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A Muslim Perspective on Body, Health and Diet

Basma Elshayyal's picture

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A common saying which is often heard in Islamic circles is that 'Life is a borrowed space, to be returned (to God) upon rest'. This naturally is taken to mean both spirit (or soul) as well as body.


A Body on loan


As such, just as anyone would be expected to return a borrowed item to its owner in the same condition in which they received it, a Muslim believes it is their duty to care for one of the greatest blessings which they have been granted by God. It is therefore necessary, according to Islamic teachings, to ensure that one's physical body is kept healthy so that the soul and spirit may also remain healthy, thus in turn aiding the believer in the service of both his spiritual and material attainment.


Consequently, diet plays an important role for this purpose. For this reason Islam has prohibited certain foods for what are believed to be their ill effects (particularly when consumed in excess) and permitted all other food.


Also forbidden in the Qur'an are those animals which have been killed by strangling, or a violent blow, a headlong fall, being gored to death and those which have been partially eaten by a wild animal and not slaughtered before death, and those which have been sacrificed on the name of idols.


O Believers! Eat of the good and pure (lawful) that we have provided you with and be grateful to Allah, if you truly worship Him.



He (Allah) has only forbidden you (from eating) dead animals, blood, the flesh of swine, and that (animal) over which the name of other than Allah has been invoked.

(2:173, 16:115)


Instead, Muslims are encouraged to eat a healthy, balanced diet.


O you people! Eat of what is on earth lawful and good!



So eat of (meats), on which Allah's name hath been pronounced if ye have faith in his signs.



The game of the sea and its food are permitted to you.



Pure milk, easy and agreeable to swallow for those who drink.



He it is who produceth gardens with trellises and without, and dates, and tilth with produce of all kinds and olives and pomegranates, similar and different, eat of their fruit in season.





In fact, everything as a general rule is fine except for the few that are expressly forbidden, such as alcohol.


They ask thee concerning wine and gambling. Say: 'In them is great sin, and some profit for men; but the sin is greater than the profit.'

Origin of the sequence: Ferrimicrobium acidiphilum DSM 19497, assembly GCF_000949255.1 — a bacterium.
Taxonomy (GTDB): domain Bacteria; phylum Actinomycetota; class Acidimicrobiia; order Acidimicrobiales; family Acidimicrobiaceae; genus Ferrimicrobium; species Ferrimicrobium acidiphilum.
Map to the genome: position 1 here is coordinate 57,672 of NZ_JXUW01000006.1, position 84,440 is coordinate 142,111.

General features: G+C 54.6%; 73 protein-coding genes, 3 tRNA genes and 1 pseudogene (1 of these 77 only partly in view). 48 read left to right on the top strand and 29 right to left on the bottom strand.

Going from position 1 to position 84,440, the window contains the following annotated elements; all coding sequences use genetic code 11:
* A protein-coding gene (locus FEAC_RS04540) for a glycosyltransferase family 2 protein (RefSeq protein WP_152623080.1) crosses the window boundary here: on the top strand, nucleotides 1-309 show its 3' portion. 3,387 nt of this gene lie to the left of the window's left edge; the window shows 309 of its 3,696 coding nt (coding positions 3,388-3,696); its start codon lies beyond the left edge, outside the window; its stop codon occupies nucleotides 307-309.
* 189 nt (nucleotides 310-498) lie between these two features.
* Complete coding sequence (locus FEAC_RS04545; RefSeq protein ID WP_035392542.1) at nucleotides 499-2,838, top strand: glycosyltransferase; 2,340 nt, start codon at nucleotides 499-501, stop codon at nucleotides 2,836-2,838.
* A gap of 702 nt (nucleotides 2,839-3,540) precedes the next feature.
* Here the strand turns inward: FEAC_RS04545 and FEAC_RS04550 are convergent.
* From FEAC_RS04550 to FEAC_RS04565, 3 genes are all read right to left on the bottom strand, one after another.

In short, moderation and purity may be said to be the two main teachings in Islam, with the Prophet (pbuh) instructing his followers to 'eat no more than a third (of one's capacity), drink no more than a third, and preserve the remaining third for air'; and advising them always to stop eating before their stomachs are completely full.


A quick side point here – infants are not forgotten, this reference is to be found in 31:14, where breastfeeding is recommended at least for the first two years.




To continue with the theme of moderation, it is worth considering the role of Ramadan (see piece on Rituals and Celebration).


Ramadan is the ninth month of the Islamic calendar and is known as the month of fasting. During Ramadan Muslims get up before dawn, two to three hours before sunrise, and eat a pre-dawn meal. There is no eating, drinking, smoking or sexual activity between dawn and sunset. In addition, Muslims must implement the moral code of Islam very strictly; the violation thereof nullifies their fast. During the night Muslims may eat, drink (intoxicants are forbidden) and carry on normally.


Although not specifically mentioned in the Qur'an by name, smoking and recreational drugs are prohibited in almost all schools of thought based on the belief outlined above that ultimately one's body belongs to Allah and should not be degraded or harmed in any way. Also, excessive consumption of drugs, just like alcohol, leads to undignified behaviour.




Maintaining the purity and dignity of one's body is perceived as an amanah (trust) not to be taken lightly. This has implications for many aspects of a Muslim's life ranging from ritual cleanliness (a state Muslims are encouraged to keep always), to personal hygiene and practice.


Truly, Allah loves those who turn unto Him in repentance and loves those who purify themselves (physically).

(Al Baqarah 2:222)



The Messenger of Allah (peace and blessings be upon him) said: